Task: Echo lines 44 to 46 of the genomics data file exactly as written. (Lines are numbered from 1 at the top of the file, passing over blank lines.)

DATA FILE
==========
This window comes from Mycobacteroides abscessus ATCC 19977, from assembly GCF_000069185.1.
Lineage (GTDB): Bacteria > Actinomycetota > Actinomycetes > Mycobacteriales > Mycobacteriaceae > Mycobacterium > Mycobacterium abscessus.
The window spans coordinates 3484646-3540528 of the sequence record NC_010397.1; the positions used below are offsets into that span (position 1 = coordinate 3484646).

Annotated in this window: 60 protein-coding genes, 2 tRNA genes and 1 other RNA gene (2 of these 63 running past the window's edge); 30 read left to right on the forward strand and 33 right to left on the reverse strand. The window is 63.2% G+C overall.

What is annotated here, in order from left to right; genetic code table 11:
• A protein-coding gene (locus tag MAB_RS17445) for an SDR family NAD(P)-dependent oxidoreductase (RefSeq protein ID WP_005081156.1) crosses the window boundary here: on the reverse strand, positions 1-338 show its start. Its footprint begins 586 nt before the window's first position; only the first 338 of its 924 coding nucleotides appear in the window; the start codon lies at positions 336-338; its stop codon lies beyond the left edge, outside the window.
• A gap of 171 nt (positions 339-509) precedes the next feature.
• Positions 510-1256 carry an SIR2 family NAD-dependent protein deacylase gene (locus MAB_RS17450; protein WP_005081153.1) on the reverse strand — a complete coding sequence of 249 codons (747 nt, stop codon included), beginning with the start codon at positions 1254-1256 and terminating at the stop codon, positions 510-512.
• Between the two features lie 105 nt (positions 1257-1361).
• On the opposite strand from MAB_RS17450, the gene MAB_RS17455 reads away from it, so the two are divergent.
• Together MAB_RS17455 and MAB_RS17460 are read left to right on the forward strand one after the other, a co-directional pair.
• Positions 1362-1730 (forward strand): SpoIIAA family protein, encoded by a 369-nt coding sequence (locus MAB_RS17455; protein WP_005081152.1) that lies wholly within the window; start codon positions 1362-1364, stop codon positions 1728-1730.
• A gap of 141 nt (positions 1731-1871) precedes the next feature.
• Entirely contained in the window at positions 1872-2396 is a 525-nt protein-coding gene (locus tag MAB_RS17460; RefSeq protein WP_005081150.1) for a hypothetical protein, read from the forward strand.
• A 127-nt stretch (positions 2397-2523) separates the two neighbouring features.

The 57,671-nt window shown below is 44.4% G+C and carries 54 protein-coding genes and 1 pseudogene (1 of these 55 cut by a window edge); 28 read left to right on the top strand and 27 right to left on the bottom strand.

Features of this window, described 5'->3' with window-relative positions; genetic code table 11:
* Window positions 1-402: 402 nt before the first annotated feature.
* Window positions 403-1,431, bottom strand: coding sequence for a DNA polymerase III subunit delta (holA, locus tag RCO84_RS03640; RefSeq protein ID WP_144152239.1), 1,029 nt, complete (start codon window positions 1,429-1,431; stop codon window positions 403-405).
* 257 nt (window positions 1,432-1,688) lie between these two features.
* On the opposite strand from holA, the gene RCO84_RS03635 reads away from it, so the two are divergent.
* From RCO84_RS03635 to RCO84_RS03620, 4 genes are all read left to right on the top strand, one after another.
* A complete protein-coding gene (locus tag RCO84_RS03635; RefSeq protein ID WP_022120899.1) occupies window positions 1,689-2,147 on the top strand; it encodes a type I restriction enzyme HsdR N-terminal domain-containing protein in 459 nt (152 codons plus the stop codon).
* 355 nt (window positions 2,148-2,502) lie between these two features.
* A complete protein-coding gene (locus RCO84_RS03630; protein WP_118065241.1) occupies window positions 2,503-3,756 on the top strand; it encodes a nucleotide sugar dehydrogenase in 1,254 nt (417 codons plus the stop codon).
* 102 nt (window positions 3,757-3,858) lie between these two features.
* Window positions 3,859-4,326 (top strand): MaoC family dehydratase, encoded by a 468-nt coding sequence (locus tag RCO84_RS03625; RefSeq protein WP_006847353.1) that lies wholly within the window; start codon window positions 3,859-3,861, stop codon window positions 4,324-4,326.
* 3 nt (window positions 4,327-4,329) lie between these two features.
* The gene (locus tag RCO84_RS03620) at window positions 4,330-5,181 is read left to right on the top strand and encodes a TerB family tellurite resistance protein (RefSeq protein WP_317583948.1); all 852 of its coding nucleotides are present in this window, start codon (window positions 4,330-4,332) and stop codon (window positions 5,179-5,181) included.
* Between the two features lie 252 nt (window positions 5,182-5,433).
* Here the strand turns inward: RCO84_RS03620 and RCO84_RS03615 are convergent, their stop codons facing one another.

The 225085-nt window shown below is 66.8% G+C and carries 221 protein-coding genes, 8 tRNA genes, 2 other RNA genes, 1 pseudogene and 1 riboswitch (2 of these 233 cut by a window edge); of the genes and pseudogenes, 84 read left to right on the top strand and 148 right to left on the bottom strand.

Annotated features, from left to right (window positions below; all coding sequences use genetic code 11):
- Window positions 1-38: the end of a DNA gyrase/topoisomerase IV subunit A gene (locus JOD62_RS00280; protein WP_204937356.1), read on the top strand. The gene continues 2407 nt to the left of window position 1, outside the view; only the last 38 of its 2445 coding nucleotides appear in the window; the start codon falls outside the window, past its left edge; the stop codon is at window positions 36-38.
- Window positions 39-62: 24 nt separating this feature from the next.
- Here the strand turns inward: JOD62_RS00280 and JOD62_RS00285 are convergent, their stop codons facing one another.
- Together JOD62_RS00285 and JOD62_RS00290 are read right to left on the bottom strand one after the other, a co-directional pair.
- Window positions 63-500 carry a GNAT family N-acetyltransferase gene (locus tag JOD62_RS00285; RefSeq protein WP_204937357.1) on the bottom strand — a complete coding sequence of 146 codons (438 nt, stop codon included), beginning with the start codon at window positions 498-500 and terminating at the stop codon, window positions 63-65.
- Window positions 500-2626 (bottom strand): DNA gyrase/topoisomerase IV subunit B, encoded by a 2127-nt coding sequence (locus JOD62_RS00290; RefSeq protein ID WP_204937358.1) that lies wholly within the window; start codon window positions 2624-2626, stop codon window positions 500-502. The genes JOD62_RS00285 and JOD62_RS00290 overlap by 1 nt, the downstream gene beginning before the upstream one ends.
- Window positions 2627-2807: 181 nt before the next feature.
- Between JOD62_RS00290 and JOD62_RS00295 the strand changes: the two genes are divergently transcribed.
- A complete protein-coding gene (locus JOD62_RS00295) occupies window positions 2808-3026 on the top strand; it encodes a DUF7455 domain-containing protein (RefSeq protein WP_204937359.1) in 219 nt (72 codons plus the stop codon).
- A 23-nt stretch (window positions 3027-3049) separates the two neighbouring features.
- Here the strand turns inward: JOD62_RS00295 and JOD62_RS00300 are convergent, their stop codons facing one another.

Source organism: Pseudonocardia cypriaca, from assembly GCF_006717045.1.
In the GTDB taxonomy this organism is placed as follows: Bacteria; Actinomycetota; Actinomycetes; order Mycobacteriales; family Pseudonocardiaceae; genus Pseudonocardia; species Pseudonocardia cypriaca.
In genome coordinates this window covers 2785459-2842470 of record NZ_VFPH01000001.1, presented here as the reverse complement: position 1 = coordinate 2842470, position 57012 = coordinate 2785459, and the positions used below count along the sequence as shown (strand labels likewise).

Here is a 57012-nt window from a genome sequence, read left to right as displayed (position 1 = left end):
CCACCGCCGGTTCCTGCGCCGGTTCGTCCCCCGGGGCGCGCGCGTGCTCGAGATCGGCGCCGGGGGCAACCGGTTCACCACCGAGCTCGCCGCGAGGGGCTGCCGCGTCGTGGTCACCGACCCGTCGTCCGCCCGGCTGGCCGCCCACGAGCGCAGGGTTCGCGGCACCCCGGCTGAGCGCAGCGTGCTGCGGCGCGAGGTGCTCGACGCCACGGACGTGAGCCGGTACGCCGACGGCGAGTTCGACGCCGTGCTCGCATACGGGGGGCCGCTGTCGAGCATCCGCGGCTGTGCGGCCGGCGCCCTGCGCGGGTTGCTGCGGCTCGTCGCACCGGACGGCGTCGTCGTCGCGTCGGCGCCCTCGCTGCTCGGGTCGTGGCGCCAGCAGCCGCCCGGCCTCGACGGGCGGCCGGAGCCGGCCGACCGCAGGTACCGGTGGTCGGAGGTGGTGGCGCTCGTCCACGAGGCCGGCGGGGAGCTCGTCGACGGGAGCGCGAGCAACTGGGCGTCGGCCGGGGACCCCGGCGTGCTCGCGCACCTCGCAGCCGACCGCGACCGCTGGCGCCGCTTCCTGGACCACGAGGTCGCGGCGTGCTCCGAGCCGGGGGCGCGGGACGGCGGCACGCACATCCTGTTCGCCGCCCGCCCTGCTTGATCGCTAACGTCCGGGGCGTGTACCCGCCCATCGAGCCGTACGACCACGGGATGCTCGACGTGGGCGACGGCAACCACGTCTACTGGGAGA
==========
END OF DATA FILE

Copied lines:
- Here the strand turns inward: JOD62_RS00295 and JOD62_RS00300 are convergent, their stop codons facing one another.

Source organism: Pseudonocardia cypriaca, from assembly GCF_006717045.1.
In the GTDB taxonomy this organism is placed as follows: Bacteria; Actinomycetota; Actinomycetes; order Mycobacteriales; family Pseudonocardiaceae; genus Pseudonocardia; species Pseudonocardia cypriaca.